Prosecutor Wesley Bell – recently elected on a reform platform – said his office conducted an independent review of the case in five months and determined there was insufficient evidence to bring charges.
“This is one of the hardest things I had to do as an elected officer,” Bell, the county’s first Black prosecutor, said at a news conference Thursday. “Michael Brown’s death has exposed the nation to deep and lingering pain from the St. Luke’s community and the entire country.”;
Bell said his office reviewed witness statements, forensic reports and other evidence to determine if they could prove Wilson committed murder or manslaughter.
“The only question is whether we can show beyond a reasonable doubt that a crime has occurred,” Bell said. “The answer to that question is no.”
He added that the investigation “does not exonerate Darren Wilson,”
Brown was 18, a recent high school graduate, when Wilson confronted him and a friend on a street in Ferguson. Wilson later testified that he was answering a theft call from a nearby store. A fight broke out that led to a chase down the road and ended when Wilson shot Brown at least six times, saying he did so in self-defense. Authorities left Brown’s body on the road for hours after the shooting.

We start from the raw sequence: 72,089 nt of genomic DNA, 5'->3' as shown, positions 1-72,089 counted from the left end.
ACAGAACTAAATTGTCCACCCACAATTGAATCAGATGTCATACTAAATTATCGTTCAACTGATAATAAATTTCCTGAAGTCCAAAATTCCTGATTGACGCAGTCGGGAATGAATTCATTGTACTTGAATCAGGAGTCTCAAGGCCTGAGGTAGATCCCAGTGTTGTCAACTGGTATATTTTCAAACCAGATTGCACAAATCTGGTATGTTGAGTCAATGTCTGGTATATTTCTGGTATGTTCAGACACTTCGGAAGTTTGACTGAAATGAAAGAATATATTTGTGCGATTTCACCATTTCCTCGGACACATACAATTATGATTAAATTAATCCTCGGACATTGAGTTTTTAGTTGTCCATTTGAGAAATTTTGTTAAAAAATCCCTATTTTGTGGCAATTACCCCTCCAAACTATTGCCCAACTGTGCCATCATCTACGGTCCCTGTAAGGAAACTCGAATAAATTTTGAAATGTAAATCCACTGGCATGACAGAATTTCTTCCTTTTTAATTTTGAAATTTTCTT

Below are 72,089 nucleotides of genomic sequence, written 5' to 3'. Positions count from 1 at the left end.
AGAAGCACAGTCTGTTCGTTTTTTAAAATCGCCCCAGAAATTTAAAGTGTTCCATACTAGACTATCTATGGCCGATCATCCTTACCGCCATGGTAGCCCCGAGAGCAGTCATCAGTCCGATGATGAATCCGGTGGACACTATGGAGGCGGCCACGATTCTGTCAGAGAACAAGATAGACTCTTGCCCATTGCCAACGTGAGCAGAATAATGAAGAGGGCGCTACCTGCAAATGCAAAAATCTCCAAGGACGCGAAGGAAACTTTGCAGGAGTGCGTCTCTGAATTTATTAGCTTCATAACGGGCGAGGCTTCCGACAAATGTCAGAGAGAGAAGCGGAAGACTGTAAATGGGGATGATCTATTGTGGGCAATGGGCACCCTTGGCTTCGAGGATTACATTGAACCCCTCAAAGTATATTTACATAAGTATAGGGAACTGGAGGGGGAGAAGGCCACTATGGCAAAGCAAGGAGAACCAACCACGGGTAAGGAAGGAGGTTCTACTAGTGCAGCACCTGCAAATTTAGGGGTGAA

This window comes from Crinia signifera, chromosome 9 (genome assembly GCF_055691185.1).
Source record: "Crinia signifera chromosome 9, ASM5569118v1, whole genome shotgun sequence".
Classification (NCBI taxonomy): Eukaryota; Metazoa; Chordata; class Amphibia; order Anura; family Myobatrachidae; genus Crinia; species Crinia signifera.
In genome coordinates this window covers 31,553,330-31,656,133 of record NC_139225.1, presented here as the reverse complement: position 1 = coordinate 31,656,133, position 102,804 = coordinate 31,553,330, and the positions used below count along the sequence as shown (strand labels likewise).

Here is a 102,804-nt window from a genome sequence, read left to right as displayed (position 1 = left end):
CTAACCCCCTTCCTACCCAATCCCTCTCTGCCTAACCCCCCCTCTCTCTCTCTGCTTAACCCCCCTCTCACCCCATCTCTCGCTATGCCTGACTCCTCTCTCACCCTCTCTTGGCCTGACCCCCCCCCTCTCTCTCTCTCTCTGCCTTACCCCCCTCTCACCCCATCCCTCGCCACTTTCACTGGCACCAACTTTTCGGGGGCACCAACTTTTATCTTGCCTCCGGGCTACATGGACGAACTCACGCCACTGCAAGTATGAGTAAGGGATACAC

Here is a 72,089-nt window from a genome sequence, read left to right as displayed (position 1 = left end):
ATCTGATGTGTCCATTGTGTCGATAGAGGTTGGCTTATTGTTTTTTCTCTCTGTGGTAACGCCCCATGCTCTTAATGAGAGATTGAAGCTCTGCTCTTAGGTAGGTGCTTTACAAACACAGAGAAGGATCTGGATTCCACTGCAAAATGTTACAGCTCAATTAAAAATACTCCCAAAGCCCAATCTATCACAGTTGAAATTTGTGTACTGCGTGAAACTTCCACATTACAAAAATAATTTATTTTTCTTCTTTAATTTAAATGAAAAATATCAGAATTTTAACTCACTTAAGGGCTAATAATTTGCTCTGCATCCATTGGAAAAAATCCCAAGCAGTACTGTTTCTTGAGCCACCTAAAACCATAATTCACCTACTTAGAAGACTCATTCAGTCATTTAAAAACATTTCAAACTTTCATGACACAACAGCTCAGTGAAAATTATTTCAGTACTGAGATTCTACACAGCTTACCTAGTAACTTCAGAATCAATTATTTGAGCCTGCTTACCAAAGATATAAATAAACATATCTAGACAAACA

Bell’s predecessor, Robert McCulloch, did not charge Wilson and instead referred the case to a grand jury, which refused to order Wilson, who resigned from the department days later.
The Justice Department also refused to put the press charges, but investigators released a strong report on Ferguson’s police department and court system, blaming law enforcement for “an unconstitutional police trend” and actions that “reflect and magnify existing racial prejudice.”
After Bell took office in 2019, Brown’s family and civil rights attorneys forced him to re-investigate, and the prosecutor reopened the case earlier this year. Bell’s announcement angered some longtime Ferguson activists, who criticized him for not running more than McCulloch.
“I used to believe that the criminal justice system was never built to protect black people in order to be disappointed,” tweeted Brittany Packnett Cunningham, a Ferguson activist and member of President Barack Obama’s Task Force on Human Rights Policy. 21st Century. “I was finally seated rather than running, and it struck me that we were no longer shocked. #M MikeBrown’s family deserves much more.”
Ashley Yates, who was an organizer in Ferguson when Brown was killed, responded to Bell’s news conference announcing the decision in a tweet: “Not a single word about the elimination of police homicides. Not a single effort to limit their ability to kill. ”
As Bell stepped off the podium, a man wearing a shirt read, “Wesley Bell doesn’t care about Black people,” shouted for residents to vote for the prosecutor out of office, as they did with McCulloch.
“He’s gone,” he said, as police escorted him out of the information room. “One term!”